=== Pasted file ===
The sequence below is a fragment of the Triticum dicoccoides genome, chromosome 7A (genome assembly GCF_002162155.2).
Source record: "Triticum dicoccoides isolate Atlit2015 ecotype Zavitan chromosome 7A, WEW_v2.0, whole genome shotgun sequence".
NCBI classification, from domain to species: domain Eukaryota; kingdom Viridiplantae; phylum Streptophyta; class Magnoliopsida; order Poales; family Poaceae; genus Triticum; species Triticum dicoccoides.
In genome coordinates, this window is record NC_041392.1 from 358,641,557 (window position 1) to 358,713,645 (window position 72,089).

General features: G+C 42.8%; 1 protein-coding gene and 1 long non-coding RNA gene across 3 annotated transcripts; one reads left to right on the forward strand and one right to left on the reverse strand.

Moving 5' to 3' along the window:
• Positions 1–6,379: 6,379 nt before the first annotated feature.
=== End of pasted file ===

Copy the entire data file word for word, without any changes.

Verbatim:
The sequence below is a fragment of the Triticum dicoccoides genome, chromosome 7A (genome assembly GCF_002162155.2).
Source record: "Triticum dicoccoides isolate Atlit2015 ecotype Zavitan chromosome 7A, WEW_v2.0, whole genome shotgun sequence".
NCBI classification, from domain to species: domain Eukaryota; kingdom Viridiplantae; phylum Streptophyta; class Magnoliopsida; order Poales; family Poaceae; genus Triticum; species Triticum dicoccoides.
In genome coordinates, this window is record NC_041392.1 from 358,641,557 (window position 1) to 358,713,645 (window position 72,089).

General features: G+C 42.8%; 1 protein-coding gene and 1 long non-coding RNA gene across 3 annotated transcripts; one reads left to right on the forward strand and one right to left on the reverse strand.

Moving 5' to 3' along the window:
• Positions 1–6,379: 6,379 nt before the first annotated feature.